The shift to online teaching was one that many predicted, but nobody saw it coming with such pace and urgency as it has done in the last month. The speed at which schools and teachers have had to adapt has left many struggling, at the detriment of their students and their own mental health. The effect on schools is also potentially catastrophic; whilst pupils at state schools are somewhat committed, parents will be watching closely to see how the school handles the changes, and private institutions are at risk of total collapse if parents begin to withdraw their children or fees. With this in mind, we put together some tips on how to effectively teach using online resources. With all of the below, it goes without saying that safeguarding is paramount and you should refer back to your school if you are in doubt about any of the things you plan to do.
Make use of the technology
With so many platforms, capabilities and developments out there, it can be overwhelming, and teachers may easily retreat to the comfort of familiar formats such as powerpoint slides and worksheets. This is some of the least engaging content for students who are used to rich experiences, so try to push the boundaries a little! Video lessons are a great way to get pupils more engaged, and if you deliver them in real-time you can add some structure to their day. You can also arrange group or individual meetings with students to discuss work in more depth – giving a greater level of feedback. Take the time to explore what’s out there. Your students will thank you for it!
Experiment with new content
Online learning is an opportunity to explore things that wouldn’t work in a traditional classroom environment. Try some close-up demonstrations, use internet games, or even get up and jump around.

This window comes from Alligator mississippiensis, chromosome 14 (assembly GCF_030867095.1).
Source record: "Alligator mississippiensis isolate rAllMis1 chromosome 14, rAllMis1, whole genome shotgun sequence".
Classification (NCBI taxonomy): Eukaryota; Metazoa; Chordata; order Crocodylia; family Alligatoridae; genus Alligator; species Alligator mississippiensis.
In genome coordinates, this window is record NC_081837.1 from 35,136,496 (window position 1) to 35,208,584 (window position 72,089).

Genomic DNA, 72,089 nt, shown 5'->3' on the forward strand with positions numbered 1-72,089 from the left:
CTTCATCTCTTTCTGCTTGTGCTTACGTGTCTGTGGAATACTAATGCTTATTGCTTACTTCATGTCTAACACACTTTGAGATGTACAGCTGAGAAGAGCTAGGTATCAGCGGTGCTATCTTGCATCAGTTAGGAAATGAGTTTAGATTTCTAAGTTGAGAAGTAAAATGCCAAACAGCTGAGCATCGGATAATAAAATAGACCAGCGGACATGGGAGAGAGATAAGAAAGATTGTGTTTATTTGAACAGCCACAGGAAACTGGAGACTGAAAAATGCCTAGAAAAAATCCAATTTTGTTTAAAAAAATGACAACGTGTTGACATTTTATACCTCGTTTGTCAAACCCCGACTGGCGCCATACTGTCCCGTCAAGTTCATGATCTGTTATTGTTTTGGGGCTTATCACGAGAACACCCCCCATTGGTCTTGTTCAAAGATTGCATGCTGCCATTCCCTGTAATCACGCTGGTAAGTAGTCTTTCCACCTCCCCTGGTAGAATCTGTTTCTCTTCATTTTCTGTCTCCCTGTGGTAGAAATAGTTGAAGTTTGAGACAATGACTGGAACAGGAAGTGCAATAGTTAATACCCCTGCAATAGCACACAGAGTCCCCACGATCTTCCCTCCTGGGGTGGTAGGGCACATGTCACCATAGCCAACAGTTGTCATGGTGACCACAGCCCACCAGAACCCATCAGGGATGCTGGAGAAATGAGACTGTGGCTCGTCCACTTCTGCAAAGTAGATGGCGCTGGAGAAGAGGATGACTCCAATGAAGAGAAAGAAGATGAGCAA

Set (longer) deadlines
Make use of the fact that you don’t have to fit into a one-hour timetable slot. Ask pupils to go away and consider something and come back, or do their own research.
Make it personal
When you’re not in the classroom, the traditional teacher-student relationship is no longer so formal. Make use of this fact by playing on your personal life – reference things in your own home, or wherever you may be teaching from. You may want to dress more casually, or you may want to maintain an air of formality, that’s up to you. But it is often the case that students engage more with a teacher that they can relate to.
We all know that ‘helicopter parenting’ is not necessarily helpful. But digital learning allows you to tap into parents as a motivational tool. Design your lessons to make use of parents’ knowledge and try to get them enthused in the education process. Parents can also structure evening activities around what children have learned and try to encourage further understanding.
Digital learning is certainly the way forward, so don’t fight it. The reduced environmental impact, increased flexibility, quick access to resources, and added features such as gamification means it is here to stay, and teachers must adapt to providing effective lessons digitally if they want to thrive in this new learning landscape.